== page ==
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I have been trying to implement the basic functions of inserting characters into a trie data structure in C. I have been trying to figure out what I am doing wrong, but for the last day or so I've been stumped/stuck.

Heres some code I've written up:

TR head = NULL;

void initDict () {
  head = NULL;
}

TR newNode (char item) {
  TR temp;
  temp = malloc (sizeof(*temp));
  temp->thisChar = item;
  temp->child = NULL;
  temp->sibling = NULL;
  return temp;
}


TR insertInOrder (char item, TR trie) {
  if (trie == NULL) {
    trie = newNode(item);
  } else if (trie->thisChar < item) {
        insertInOrder(item, trie->sibling);
    } else if (trie->thisChar > item) {
        char temp = trie->thisChar;
        trie->thisChar = item;
        insertInOrder(temp, trie->sibling);
    }
    return trie;
}

void insert (char *word) {
  char letter = *word;
    TR temp = NULL;

    while (*word != '\0') {
        letter = *word;
        if (head == NULL) {
            head = newNode(letter);
            temp = head->child;
            word++;
        } else {
            temp = insertInOrder(letter, temp);
            temp->child = head->child;
            head->child = temp;
            word++;
        }
    }
}

I can't figure this out...

P.S checkLetter, is a boolean function that checks if the letter is already inside the trie (through traversing through the trie structure, i.e. trie = trie->sibling)

Any help would be appreciated =]

Cheers!

EDIT: changed my code, so that insertInOrder returns a value, but since insert is a void function and has to stay a void function, I don't know of a way to insert nodes further down into the head of the trie (i.e. head->child, head->child->child etc)

share|improve this question
    
yeah it compiles, apart from the client, header files and the missing checkLetter function it compiles, but seg faults around the temp = temp->child line in the insert() function – SNpn May 18 '11 at 9:26
1  
removed my comment. Just noticed your TR typedef. Don't like it though. Very confusing – Bart May 18 '11 at 9:29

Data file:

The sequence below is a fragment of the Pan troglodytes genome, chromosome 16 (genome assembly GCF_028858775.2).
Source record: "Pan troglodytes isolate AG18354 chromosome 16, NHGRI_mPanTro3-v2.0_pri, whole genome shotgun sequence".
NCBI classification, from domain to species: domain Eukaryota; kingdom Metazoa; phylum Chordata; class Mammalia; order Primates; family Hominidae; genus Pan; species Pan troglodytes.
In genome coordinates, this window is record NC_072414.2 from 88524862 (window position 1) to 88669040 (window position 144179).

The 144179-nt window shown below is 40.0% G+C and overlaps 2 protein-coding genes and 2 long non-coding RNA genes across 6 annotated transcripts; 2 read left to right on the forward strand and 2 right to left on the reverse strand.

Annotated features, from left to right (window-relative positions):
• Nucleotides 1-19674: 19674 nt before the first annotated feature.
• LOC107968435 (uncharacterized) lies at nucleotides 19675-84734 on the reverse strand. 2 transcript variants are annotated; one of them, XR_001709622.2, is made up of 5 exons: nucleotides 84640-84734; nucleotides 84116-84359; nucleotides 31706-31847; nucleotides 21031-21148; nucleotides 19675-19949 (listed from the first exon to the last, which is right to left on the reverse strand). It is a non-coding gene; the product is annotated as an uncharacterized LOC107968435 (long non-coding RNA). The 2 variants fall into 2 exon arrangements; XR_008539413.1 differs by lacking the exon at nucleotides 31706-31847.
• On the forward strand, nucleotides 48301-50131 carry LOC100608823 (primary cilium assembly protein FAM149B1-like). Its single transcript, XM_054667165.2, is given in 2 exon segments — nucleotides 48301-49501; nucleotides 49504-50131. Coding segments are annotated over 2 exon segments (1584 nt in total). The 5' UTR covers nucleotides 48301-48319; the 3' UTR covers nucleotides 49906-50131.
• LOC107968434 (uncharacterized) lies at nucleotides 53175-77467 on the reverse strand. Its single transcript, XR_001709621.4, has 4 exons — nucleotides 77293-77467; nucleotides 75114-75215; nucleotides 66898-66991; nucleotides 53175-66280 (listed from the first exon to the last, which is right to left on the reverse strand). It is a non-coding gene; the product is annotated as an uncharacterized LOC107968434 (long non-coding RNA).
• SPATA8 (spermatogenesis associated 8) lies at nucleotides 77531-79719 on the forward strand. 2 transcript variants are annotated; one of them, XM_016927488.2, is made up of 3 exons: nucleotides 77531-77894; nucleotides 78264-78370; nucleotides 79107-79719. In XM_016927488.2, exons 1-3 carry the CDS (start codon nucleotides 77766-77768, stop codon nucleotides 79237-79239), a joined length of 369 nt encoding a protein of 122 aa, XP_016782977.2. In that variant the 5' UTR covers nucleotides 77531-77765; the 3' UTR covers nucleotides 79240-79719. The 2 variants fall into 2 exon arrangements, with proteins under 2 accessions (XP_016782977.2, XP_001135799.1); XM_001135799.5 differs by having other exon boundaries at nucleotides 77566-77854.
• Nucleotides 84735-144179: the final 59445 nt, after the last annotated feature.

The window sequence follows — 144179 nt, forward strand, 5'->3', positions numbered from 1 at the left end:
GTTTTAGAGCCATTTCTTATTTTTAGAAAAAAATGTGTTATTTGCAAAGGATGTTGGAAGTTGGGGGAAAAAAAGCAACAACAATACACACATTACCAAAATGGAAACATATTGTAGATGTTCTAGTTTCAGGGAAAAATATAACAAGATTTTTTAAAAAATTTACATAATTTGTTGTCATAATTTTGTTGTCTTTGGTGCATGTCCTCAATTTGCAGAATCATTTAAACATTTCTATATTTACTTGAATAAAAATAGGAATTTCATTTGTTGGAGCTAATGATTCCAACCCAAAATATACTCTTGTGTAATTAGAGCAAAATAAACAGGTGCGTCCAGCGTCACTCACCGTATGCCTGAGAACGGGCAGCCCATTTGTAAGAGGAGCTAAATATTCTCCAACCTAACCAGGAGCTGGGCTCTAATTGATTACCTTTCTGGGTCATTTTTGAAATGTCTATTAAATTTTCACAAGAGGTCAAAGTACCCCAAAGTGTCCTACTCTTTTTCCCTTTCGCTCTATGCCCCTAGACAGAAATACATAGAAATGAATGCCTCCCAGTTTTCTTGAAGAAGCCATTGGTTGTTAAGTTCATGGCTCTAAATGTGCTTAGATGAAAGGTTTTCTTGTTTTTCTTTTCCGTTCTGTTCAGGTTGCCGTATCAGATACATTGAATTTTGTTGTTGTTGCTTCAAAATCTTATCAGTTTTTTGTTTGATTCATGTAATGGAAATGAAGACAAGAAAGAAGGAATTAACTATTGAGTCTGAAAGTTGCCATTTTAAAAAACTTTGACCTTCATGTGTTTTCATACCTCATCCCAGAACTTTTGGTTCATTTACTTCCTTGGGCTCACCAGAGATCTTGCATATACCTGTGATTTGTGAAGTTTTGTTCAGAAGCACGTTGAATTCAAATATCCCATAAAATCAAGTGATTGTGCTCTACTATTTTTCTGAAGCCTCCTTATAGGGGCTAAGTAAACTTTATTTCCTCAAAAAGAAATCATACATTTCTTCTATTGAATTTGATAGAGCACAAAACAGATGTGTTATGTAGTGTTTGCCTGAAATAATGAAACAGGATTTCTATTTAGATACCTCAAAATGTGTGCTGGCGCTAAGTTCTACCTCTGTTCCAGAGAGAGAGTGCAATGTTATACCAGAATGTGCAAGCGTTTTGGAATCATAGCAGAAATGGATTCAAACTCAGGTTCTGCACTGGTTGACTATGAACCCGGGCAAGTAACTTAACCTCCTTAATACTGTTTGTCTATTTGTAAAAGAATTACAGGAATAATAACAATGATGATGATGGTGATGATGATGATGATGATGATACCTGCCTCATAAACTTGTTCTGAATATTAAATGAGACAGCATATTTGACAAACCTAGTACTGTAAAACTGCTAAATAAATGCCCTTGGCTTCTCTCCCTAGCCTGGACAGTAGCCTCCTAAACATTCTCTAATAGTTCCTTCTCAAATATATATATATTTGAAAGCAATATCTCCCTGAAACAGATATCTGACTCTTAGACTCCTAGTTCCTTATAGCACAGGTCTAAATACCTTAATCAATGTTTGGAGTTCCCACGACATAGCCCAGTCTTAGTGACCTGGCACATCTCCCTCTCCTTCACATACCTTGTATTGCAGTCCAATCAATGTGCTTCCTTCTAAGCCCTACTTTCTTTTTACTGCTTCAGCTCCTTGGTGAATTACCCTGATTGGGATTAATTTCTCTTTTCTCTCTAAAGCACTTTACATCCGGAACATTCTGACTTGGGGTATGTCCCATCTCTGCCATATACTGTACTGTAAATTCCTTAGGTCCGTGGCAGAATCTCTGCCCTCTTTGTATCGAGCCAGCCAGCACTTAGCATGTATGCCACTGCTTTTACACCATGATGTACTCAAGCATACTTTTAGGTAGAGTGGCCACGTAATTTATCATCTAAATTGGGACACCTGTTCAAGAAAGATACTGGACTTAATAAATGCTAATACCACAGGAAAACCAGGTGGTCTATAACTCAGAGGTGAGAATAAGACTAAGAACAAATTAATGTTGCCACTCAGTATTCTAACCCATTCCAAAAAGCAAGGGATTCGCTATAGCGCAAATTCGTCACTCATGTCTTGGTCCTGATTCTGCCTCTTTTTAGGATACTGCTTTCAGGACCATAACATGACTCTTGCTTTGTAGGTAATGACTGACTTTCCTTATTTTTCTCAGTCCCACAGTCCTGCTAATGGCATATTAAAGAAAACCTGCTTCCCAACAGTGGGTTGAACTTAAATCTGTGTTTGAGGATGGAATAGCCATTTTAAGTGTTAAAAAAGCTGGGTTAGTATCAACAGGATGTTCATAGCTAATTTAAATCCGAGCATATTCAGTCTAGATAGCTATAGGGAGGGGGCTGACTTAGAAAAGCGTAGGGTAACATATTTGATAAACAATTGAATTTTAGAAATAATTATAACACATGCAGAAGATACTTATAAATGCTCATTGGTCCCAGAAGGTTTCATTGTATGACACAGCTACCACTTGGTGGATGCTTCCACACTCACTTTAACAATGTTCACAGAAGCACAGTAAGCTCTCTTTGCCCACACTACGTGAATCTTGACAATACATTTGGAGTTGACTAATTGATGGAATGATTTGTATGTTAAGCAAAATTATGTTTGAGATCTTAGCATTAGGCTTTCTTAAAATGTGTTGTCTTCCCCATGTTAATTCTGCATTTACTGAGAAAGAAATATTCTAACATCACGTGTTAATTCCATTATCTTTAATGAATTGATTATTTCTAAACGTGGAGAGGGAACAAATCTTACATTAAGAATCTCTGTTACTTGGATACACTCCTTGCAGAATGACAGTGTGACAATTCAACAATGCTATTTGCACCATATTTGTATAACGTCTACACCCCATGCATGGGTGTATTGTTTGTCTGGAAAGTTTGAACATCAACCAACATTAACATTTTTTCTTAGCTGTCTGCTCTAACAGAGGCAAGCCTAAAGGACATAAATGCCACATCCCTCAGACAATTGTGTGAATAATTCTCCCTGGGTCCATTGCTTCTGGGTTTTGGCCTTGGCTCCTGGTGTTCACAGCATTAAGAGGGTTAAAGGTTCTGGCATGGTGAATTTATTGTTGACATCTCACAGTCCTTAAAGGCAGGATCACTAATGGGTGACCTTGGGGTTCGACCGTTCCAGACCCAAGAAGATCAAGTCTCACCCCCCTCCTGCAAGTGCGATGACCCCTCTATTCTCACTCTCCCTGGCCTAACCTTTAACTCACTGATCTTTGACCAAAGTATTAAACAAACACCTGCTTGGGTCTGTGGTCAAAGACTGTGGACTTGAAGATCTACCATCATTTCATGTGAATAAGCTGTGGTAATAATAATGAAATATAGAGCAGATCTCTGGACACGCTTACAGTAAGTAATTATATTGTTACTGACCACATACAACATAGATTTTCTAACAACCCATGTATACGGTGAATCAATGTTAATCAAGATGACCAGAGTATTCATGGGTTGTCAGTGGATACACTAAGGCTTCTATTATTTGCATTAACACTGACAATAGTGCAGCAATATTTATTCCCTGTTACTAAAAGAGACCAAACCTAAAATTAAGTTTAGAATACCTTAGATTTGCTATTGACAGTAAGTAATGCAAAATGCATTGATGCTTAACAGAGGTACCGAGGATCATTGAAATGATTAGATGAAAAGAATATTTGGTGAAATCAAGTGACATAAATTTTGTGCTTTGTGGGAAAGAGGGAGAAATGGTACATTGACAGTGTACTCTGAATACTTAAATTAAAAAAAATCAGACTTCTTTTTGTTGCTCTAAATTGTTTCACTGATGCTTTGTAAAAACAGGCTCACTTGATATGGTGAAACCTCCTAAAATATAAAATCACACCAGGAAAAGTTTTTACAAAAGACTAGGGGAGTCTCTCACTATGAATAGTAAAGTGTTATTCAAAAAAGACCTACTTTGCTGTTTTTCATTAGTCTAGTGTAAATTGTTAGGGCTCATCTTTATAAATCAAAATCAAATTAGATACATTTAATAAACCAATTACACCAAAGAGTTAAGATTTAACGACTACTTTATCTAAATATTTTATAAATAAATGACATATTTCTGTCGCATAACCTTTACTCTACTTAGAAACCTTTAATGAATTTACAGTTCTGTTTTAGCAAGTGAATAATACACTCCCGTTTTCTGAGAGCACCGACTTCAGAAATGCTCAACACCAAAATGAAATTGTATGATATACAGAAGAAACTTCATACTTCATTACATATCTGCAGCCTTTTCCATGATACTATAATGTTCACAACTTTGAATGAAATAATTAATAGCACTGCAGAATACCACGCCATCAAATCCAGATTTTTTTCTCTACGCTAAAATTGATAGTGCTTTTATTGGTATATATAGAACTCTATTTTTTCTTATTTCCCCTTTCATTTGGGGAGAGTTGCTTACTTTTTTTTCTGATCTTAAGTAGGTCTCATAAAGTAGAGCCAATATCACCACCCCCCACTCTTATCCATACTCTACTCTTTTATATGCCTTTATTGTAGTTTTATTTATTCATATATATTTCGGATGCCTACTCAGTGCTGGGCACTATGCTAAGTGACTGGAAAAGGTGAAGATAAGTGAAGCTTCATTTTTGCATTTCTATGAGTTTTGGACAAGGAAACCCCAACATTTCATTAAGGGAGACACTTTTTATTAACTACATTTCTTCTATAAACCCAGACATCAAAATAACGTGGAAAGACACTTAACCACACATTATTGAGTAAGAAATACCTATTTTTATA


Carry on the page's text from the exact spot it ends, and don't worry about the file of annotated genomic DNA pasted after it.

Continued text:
up vote 0 down vote accepted

You could re-think your insertion algorithm :-)

I am not very good teacher, so I'll just give you the solution without any good motivations. This is not compiled and verified though, think of this as pseudo-code to give you an idea of what I think is a better algorithm that handles some corner cases you seem to have missed, plus uses the 'head' pointer differently to yield a more consistent algorithm:

// 'head' is assumed to be a valid pointer, its 'child' field either NULL or a valid 
// pointer
TR currentNode = head;
while ( *word )
{
    assert(currentNode != NULL);

    if ( currentNode->child == NULL || currentNode->child->thisChar < *word )
    {
        // We need to insert a new node first in the child list
        TR newNode = malloc(sizeof *currentNode);
        newNode->thisChar = *word;
        newNode->sibling = currentNode->child;
        newNode->child = NULL;
        currentNode->child = newNode;
        currentNode = newNode;
    }
    else
    {
        // Find the place to insert next node
        currentNode = currentNode->child;
        while ( currentNode->sibling && currentNode->thisChar < *word )
            currentNode = currentNode->sibling;

        // If the current node already represents current character, we're done
        // Otherwise, insert a new node between the current node and its sibling
        if ( currentNode->thisChar != *word )
        {
            TR newNode = malloc(sizeof *currentNode);
            newNode->thisChar = *word;
            newNode->child = NULL;
            newNode->sibling = currentNode->sibling;
            currentNode->sibling = newNode;
            currentNode = newNode;
        }
    }
    word++;
}
share|improve this answer
    
could you explain to me, why newNode->sibling = currentNode->child that line confuses me – SNpn May 18 '11 at 14:09
    
The new node is inserted as the child of the current node, so any existing child should be sibling to the new node. (If the current node does not have any child the statement is redundant but harmless) – Christoffer May 19 '11 at 8:11

At the start of your insertInOrder function, you check if you need to allocate a new node. Then you allocate a new node if needed, but you store the address of the new node in a local that goes away as soon as you return.

Feels like maybe the insertInOrder function should return a TR that insert does something good with?

share|improve this answer
    
ok, that was one of the problems, thanks a lot! It seems to be working alright now, but after I return the node, my void insert (has to stay a void), can't seem to store anything onto head->child, i.e. I don't know a way I can keep moving down the trie and creating new nodes for it – SNpn May 18 '11 at 11:56

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